Why radical Islamists in Bangladesh are protesting against Trump's decision on Jerusalem
Hefazat-e-Islam has given a call to lay siege to the US embassy in Dhaka on December 13.
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US President Donald Trump's decision to shift US embassy from Tel Aviv to Jerusalem has, quite expectedly, caused a huge furore among the Palestinians as well as the entire Muslim world opposed to Israel.
While Israelis are naturally very upbeat with the announcement as it not only endorses the Israeli stand, but also vindicates its 60-decade-old policy of legitimising Jerusalem as the western hub of diplomatic activities.
However, security analysts never really anticipated the fact that reverberations linked to Jerusalem would ever irk Bangladesh.
On December 8 , after the Friday prayers, Hefazat-e-Islam - an outfit comprising violent zealots - held a protest demonstration in front of the famous Baitul Mukarram National Mosque in Dhaka, protesting against Trump's decision to move the US embassy to Jerusalem. The massive crowd gathered and the fact that the protest was organised by a fundamentalist organisation, speak volumes about the bigots' ire prevailing in Bangladesh. Such demonstrations do not stop here.
Hefazat-e-Islam, has now given a call to lay siege to the US embassy in Dhaka on December 13, signalling that the Muslims in this part of the world want to be in the forefront of an agitation on the issue of Jerusalem and exploit the developments for domestic political advantage.
Hefajat-e-Islam supporters at a rally in Dhaka (Credit: Reuters file photo).
Announcing an anti-Israel and anti-US initiative also spells out warning to the thousands of liberals in Bangladesh that Hefazat-e-Islam is still a force to reckon with and will stay afloat expressing solidarity with the Islamic fraternity in general and Palestine in particular.
But why did Hefazat-e-Islam of all groups decide to organise the protest demonstrations? This 10-year-old fundamentalist organisation has been looking for opportunities to exploit. It was hardly three-year-old when Bangladesh liberals took to street protests in 2013 against the wanton killings of bloggers, academics and liberals.
Hefazat-e-Islam played a crucial role in clashing with the establishment, implying its support to the killers and intensifying its demand for imposition of Sharia law across Bangladesh. By such a step, it made its presence felt in mainstream Bangladesh.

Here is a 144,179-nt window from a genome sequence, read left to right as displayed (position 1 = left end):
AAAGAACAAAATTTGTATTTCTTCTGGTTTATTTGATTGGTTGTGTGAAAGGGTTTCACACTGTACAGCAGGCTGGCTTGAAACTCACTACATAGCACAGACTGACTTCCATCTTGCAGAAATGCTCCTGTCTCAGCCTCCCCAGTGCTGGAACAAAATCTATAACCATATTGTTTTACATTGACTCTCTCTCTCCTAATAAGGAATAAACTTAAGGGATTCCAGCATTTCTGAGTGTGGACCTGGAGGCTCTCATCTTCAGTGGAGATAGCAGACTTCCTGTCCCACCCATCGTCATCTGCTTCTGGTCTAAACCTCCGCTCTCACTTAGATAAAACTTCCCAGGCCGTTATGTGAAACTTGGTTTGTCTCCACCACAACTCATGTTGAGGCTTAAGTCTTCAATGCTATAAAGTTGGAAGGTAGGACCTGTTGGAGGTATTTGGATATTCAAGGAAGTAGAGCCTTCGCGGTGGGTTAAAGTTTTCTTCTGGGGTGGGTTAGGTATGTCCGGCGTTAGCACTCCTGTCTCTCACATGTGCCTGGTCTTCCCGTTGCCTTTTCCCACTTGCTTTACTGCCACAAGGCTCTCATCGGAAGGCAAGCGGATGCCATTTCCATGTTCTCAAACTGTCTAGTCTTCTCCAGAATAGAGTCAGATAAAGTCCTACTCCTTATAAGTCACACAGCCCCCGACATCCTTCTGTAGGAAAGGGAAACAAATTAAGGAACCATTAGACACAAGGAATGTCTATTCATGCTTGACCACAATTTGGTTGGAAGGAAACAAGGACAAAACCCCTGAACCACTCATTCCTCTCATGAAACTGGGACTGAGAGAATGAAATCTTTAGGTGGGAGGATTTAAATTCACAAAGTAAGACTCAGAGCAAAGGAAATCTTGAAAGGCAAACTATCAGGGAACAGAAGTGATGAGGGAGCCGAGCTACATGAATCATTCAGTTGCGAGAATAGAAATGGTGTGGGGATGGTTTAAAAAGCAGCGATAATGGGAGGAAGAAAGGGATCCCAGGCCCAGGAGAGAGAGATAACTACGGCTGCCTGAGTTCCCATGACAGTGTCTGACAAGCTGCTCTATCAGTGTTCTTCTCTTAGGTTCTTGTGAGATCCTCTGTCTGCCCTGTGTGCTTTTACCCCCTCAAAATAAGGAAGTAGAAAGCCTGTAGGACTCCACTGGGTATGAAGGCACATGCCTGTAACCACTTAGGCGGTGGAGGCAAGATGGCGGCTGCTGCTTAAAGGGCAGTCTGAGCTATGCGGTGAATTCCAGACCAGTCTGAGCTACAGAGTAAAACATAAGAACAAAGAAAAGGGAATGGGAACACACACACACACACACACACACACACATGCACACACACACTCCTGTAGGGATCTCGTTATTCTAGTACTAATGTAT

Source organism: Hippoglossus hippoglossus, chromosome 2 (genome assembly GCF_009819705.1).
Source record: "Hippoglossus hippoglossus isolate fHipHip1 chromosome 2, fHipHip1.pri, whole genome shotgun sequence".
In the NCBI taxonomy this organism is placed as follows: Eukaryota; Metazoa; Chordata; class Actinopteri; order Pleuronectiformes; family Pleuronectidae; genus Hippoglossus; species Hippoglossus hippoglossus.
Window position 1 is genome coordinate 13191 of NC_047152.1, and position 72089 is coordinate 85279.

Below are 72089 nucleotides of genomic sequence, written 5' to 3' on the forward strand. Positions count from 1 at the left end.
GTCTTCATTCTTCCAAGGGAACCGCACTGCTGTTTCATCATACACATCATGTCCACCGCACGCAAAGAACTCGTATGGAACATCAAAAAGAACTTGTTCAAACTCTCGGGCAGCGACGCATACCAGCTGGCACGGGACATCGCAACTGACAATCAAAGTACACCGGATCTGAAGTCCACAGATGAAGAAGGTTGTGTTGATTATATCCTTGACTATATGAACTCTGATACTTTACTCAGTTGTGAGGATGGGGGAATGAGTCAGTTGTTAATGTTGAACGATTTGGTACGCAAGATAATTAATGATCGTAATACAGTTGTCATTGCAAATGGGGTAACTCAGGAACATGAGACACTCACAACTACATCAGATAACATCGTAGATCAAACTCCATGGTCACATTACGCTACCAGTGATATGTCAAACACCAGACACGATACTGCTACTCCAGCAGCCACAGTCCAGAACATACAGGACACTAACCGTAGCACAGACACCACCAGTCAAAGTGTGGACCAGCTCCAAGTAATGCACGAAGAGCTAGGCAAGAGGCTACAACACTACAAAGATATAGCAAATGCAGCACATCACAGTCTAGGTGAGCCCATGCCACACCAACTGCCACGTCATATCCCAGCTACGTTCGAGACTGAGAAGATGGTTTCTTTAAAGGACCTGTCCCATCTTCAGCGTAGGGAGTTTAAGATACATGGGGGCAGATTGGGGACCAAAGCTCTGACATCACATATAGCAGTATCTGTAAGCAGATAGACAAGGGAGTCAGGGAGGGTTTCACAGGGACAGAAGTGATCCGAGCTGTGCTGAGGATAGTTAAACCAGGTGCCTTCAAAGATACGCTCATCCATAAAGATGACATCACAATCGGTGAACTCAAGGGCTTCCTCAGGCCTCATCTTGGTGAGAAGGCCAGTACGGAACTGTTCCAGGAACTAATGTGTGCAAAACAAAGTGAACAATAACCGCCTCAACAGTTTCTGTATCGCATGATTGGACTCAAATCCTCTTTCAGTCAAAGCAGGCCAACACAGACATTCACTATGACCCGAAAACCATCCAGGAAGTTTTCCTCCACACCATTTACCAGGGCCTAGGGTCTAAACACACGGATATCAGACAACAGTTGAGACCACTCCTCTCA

It succeeded in occupying a political space even as Jamaat-e-Islami (JeI) stands banned. Hefazat-e-Islam possibly wants to emerge as an alternative to the JeI to counterweight pro- India Hasina and her party as and when the outfit feels the government is tilting too much towards secular or liberal forces. Or for that matter, Hasina tilting towards India.
Not very long ago, Hefazat-e-Islam was in focus when it successfully launched a movement to remove the statue of the Greek goddess of justice, Themis, that stood in the compound of Bangladesh Supreme Court, describing it a symbol of Hindu culture as the statue wore a sari. Also, an idol is considered to be anti-Islam.
Through these machinations, Hefazat-e-Islama sserted itself a force to reckon with. By such actions, it earned the support of international fundamentalist Muslim organisations, and managed to get close to al Qaeda and, in all likelihood, to ISIS.
Also, it could make its presence felt in the South Asia and South East Asia region in an apparent bid to unite the Muslim populace in the vicinity. Countries such as Malaysia, Indonesia, Southern Thailand, parts of Philippines are easily won over by such gesticulations in a country like Bangladesh.
Coming back to the Hefazat-e-Islam threat to lay siege to US embassy in Dhaka, even if it's a veiled threat, it should be taken seriously as it speaks about an outfit posing direct challenge to the secular government in Bangladesh as well as the Trump administration.
This could be an attempt by the Hefazat-e-Islam to unite all fundamentalist reactionary forces in Bangladesh for the "Jerusalem cause" and convert it into a bigger issue, dividing the society on communal lines and keeping the Hasina government on tenterhooks.
The opposition anti-India and pro-Pakistan, Bangladesh Nationalist Party (BNP), would love to soak in this development, especially at a time when the party is going through a really bad patch.
The Global Intelligence Media network, a Canadian news channel, as well as Saudi authorities have very recently alleged that BNP chairperson Khaleda Zia, already battling for political survival due to several graft charges, is involved in cases of money-laundering, bribery and other nefarious deals with a humungous investment of $12 million in Saudi malls and other infrastructural projects.
Reeling under such grave charges abroad, and facing graft allegations in Bangladesh itself, Khaleda Zia is on the back foot. The recent developments will also hit the already battered image of her exiled son Tareq Rahman, now living in the UK.
Khaleda Zia is likely to cling on to anything which will bail her out from political wilderness. She ruled Bangaldesh in partnership with the Jamaat for two terms. This collaboration saw a visible growth in fundamentalism in Bangladesh.
The threat of laying siege to US embassy in Dhaka and intermittent violent protests are ominous signs reminding us of the rise of Jamaat in Pakistan in the early years of its independence. The rest is history.
The present situation, therefore, calls for unity among the secular forces in Bangladesh to thwart the monstrous growth of fundamentalism in the pretext of "Jerusalem", or any other issue. The coming are likely to be critical.